There was a man in the Army. He was told, “There is this group of snipers endangering the battle group. It is a dangerous job, but we need your squad to sneak up and eliminate them.” He said, “That doesn’t work for me. I need to know your will for my best.” He was dishonorably discharged.
After studying the subjects, He got a job with the police, and did well for a few years. Then the Chief said, “We have an active shooter. We need a group of you to go and stop him. It is dangerous, but many lives are in danger. He said, “That doesn’t work for me. I need to know your will for my best.” He was fired from the department.
Finally, after more college, he got a job with the Hawaiian search and rescue. For many years, he worked rescuing boaters. Then his boss told him, “The lava is advancing on this shore town. People are trapped and if it pushes them into the ocean, they will die. It is a dangerous last minute rescue that we are sending you out on. He said, “That doesn’t work for me. I need to know your will for my best.” Again, he was let go.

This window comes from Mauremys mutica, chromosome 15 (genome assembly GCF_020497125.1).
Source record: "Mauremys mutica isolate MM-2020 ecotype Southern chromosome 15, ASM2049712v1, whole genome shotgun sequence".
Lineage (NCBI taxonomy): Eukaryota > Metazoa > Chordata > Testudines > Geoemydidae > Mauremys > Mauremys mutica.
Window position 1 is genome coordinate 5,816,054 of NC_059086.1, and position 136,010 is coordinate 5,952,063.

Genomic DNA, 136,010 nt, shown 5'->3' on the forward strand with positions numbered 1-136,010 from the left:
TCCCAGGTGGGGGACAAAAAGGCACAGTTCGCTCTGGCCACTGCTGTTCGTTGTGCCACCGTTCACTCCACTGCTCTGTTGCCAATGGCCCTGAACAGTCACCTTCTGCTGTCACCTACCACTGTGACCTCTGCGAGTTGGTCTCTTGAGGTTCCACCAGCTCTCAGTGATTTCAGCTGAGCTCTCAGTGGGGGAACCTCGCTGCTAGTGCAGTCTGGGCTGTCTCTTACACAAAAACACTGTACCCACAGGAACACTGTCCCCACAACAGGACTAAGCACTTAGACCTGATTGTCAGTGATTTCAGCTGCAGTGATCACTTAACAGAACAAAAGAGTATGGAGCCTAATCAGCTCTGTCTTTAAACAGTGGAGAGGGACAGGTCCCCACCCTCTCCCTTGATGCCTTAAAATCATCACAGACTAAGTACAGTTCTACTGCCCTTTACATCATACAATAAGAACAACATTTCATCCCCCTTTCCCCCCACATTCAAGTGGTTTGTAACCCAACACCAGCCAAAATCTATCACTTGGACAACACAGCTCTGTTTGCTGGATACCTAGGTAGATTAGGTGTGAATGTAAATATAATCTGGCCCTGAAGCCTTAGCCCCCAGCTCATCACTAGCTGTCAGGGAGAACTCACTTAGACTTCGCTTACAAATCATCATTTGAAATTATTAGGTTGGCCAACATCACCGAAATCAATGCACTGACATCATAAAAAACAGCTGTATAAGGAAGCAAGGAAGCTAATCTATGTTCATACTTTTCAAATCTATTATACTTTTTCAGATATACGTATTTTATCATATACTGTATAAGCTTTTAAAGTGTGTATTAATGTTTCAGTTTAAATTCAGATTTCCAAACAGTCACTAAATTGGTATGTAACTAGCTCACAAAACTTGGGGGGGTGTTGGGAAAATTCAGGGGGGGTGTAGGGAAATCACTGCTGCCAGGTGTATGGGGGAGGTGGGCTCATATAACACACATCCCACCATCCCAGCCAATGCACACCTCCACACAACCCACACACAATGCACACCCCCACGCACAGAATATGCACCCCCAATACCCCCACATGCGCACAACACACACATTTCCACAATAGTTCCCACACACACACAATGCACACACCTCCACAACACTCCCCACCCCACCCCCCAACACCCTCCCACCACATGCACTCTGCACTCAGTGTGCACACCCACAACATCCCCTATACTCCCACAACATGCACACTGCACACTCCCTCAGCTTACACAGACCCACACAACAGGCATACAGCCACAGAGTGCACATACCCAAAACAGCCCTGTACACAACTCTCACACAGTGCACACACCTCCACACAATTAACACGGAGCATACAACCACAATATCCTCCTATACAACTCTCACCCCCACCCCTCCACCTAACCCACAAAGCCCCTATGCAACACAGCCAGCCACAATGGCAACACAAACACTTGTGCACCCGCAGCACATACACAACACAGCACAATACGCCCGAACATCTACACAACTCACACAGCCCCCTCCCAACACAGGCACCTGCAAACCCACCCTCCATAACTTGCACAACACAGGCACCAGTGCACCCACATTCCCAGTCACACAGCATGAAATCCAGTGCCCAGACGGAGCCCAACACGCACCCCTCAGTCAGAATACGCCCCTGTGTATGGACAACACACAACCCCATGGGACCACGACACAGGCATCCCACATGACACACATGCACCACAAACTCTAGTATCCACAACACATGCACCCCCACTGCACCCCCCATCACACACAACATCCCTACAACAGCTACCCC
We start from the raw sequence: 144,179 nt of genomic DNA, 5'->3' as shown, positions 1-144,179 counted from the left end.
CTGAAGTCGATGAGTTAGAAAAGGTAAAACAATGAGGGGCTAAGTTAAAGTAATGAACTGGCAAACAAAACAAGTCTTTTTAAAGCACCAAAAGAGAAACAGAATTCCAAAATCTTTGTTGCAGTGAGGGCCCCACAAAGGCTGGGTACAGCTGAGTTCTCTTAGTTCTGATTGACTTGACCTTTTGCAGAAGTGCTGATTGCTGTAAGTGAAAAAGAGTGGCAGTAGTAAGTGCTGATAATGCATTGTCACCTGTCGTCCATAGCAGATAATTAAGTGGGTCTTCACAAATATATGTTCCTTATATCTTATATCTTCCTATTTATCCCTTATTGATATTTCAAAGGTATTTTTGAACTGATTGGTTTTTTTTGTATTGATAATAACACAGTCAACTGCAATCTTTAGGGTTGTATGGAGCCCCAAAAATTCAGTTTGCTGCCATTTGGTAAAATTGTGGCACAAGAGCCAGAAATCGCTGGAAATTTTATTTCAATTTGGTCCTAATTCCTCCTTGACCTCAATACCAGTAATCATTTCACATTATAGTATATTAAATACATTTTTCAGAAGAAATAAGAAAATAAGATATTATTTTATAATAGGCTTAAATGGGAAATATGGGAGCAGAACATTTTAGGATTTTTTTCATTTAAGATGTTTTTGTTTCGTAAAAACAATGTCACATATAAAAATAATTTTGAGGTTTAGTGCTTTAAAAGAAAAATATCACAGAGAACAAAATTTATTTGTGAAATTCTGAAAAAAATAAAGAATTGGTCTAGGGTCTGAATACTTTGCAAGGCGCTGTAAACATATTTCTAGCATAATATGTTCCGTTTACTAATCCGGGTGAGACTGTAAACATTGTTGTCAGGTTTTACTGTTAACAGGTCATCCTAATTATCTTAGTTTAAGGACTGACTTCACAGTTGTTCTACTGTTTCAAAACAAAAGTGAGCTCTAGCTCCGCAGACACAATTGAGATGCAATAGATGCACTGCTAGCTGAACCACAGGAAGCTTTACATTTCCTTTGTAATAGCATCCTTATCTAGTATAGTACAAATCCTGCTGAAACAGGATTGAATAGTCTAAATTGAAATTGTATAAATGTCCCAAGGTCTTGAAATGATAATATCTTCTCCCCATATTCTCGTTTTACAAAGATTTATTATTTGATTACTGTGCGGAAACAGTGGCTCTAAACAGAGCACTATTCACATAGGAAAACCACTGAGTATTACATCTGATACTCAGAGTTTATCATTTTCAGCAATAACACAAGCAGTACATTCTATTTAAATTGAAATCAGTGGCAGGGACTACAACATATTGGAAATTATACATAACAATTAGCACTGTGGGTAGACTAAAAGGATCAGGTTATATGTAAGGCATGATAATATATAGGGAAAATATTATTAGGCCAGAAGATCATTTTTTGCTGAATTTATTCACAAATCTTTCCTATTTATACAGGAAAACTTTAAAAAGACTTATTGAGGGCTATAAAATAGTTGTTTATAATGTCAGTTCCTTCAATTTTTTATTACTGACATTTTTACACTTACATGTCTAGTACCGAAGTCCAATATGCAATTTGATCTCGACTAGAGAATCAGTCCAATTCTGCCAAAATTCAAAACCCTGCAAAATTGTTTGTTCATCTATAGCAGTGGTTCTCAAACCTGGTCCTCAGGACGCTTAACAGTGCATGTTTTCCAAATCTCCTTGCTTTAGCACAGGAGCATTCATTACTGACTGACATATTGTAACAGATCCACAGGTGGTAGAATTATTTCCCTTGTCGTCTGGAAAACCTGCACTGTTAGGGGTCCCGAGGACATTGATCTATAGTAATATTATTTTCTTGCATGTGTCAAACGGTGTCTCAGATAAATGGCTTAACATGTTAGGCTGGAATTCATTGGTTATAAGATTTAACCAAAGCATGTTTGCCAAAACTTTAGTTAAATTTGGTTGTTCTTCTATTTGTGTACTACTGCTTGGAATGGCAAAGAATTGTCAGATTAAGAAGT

We say, “what a horrible man. He was supposed to put his life on the line to keep the people of our country safe.” The problem is that we are like that man. We glom onto Rom 8:28, “God causes all things to work together for good to those who love God.” We tell God, “Those dangerous/scary/uncomfortable jobs don’t work for me. I need to know your will for my best.” We ignore that Rom 8 is a collective promise, all things work together for the body of Christ. Sometimes, God asks us to be like Jesus, willing to suffer so the body of Christ may flourish. We say no. Then we ask to know His will for me; should I put on the red shirt?, should I take this job?, should I marry this person? His will is plainly in the Bible; walk worthy, bear fruit, be patient and steadfast, love your neighbor. He is clear, those who by faith do His will are the ones going to heaven. (Matt7:21)